I blog because it’s enjoyable. I blog because I want to write something every day. I blog because I want to let others know that I am here. Do I feel the need to protect those things I write? Not often. But sometimes I think about the stories, poems, and other “intellectual property” that I put out there. Is it protected simply because I posted it?
What is intellectual property in the electronic age? What happens when we make our work available on the World Wide Web through blogs and such? Several treaties have been passed to address the problem of vast opportunities for worldwide distribution of copyrighted materials and to protect those writers and artists from theft of their electronic material. However, chat rooms, discussion boards, e-mails, web sites, blogs, and even home pages also make it possible to publish thoughts, ideas, and works that upon “publication” are immediately available for anyone and everyone to access and read. They become public property and can easily be used without permission or commission. The WWW makes it simple and cheap to deliver cost-free copying of information.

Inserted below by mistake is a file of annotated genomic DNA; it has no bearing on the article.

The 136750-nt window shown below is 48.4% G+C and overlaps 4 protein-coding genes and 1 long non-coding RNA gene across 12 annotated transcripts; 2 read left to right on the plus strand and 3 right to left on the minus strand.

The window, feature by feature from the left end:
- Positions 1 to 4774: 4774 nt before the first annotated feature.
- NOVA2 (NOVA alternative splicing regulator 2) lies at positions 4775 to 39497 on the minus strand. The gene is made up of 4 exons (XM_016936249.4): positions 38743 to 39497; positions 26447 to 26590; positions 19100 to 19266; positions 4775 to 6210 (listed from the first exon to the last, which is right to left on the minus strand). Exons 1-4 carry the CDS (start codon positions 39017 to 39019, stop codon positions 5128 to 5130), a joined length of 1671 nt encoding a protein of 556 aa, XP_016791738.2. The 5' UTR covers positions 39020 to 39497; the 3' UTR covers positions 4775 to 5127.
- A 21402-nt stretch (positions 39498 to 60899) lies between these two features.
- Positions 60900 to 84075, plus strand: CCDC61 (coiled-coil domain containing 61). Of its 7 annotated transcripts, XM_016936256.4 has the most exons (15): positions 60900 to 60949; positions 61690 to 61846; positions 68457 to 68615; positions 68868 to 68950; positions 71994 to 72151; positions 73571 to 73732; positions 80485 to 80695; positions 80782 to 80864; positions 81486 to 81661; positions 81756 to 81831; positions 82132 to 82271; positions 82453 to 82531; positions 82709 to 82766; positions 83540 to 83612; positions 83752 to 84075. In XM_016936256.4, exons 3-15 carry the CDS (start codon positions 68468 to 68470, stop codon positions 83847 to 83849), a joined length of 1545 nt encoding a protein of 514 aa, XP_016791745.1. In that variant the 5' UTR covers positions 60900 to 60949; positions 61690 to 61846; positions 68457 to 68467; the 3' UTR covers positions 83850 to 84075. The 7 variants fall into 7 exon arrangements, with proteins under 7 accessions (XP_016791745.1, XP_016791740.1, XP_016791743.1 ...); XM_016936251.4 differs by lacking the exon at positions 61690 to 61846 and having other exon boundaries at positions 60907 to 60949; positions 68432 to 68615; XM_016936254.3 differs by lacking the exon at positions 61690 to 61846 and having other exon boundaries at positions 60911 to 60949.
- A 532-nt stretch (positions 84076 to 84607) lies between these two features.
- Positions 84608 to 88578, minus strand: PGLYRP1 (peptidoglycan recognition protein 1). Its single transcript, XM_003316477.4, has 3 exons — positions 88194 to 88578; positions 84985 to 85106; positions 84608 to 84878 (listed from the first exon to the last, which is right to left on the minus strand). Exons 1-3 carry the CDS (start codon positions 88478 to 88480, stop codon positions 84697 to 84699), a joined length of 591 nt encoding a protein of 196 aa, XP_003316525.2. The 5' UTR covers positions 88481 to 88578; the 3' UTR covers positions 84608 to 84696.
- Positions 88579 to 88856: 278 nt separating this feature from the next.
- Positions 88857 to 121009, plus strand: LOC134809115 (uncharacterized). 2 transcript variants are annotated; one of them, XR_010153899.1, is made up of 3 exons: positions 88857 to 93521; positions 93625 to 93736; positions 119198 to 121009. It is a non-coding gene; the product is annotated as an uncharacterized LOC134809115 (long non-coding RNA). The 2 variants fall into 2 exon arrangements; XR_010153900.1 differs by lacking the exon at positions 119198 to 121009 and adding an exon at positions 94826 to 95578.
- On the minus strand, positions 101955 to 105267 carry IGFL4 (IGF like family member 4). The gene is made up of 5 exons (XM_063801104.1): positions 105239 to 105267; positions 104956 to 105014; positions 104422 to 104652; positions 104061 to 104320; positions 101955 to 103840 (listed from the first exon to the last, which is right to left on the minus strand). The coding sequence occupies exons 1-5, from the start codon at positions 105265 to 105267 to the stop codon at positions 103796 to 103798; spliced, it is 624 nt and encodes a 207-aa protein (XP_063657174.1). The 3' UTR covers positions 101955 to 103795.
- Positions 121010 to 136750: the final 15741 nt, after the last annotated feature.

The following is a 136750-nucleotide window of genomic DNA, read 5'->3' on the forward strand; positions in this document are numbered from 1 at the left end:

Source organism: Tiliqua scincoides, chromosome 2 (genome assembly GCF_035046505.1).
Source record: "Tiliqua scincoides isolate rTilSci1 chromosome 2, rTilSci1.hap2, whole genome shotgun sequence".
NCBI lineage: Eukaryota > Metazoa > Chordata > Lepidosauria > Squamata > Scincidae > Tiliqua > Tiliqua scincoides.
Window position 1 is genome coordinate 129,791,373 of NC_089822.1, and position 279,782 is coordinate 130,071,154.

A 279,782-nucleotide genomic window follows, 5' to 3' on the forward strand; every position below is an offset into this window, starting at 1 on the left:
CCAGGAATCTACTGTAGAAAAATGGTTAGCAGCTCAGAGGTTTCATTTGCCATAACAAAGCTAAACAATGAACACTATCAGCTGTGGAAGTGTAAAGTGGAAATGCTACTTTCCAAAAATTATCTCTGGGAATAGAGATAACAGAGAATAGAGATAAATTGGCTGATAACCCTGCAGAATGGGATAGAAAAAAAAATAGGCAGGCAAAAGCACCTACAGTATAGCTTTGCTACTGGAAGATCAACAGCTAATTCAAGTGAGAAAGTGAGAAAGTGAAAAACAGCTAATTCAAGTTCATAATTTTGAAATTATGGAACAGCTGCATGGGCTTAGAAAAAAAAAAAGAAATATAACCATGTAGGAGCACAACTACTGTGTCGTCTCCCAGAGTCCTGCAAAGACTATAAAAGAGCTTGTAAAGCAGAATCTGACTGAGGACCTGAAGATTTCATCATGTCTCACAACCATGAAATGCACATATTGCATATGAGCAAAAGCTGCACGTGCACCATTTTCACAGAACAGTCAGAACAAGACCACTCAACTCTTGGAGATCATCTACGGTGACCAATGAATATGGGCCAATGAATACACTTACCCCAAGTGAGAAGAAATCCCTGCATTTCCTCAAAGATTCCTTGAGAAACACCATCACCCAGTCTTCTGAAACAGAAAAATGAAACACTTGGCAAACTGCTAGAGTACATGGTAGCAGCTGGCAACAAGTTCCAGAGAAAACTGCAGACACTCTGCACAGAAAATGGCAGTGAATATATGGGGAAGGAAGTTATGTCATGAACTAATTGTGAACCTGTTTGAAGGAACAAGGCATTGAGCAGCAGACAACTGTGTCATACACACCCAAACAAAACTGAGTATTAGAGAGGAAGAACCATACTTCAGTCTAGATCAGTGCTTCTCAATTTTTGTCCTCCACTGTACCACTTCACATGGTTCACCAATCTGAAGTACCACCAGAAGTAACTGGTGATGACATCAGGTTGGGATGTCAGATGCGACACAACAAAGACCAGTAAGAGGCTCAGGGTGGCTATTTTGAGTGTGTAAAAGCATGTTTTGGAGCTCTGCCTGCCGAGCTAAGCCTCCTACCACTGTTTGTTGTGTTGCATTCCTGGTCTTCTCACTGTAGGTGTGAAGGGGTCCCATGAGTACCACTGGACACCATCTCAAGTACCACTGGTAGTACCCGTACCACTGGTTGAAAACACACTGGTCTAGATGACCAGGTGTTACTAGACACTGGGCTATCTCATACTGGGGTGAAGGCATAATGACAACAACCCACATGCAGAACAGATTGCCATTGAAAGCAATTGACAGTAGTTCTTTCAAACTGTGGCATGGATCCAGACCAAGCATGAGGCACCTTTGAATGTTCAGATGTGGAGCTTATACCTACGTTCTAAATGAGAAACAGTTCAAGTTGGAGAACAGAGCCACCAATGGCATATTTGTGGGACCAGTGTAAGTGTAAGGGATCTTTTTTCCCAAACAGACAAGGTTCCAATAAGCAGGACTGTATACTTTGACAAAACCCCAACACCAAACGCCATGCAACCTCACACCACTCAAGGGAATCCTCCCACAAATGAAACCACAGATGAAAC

With this change in technology, can intellectual property remain protected? According to the World Intellectual Property Organization (WIPO), “intellectual property refers to creations of the mind: inventions, literary and artistic works, and symbols, names, images, and designs used in commerce.” Using some else’s intellectual property, words, or forms of expression in a work and failing to cite the source of a direct quote or failing to give credit for a paraphrased idea is a serious offense. In the past, intellectual property was just that—property. It was considered to have monetary value. To publish another’s work without that person’s permission would be a crime equivalent to stealing capital.
Does the capability of the Internet to provide free copying of content change the role of intellectual property? Do writers lose their desire to put out their best stuff as a result of mass copying? What can free writers and such do to protect themselves as well as their intellectual possessions?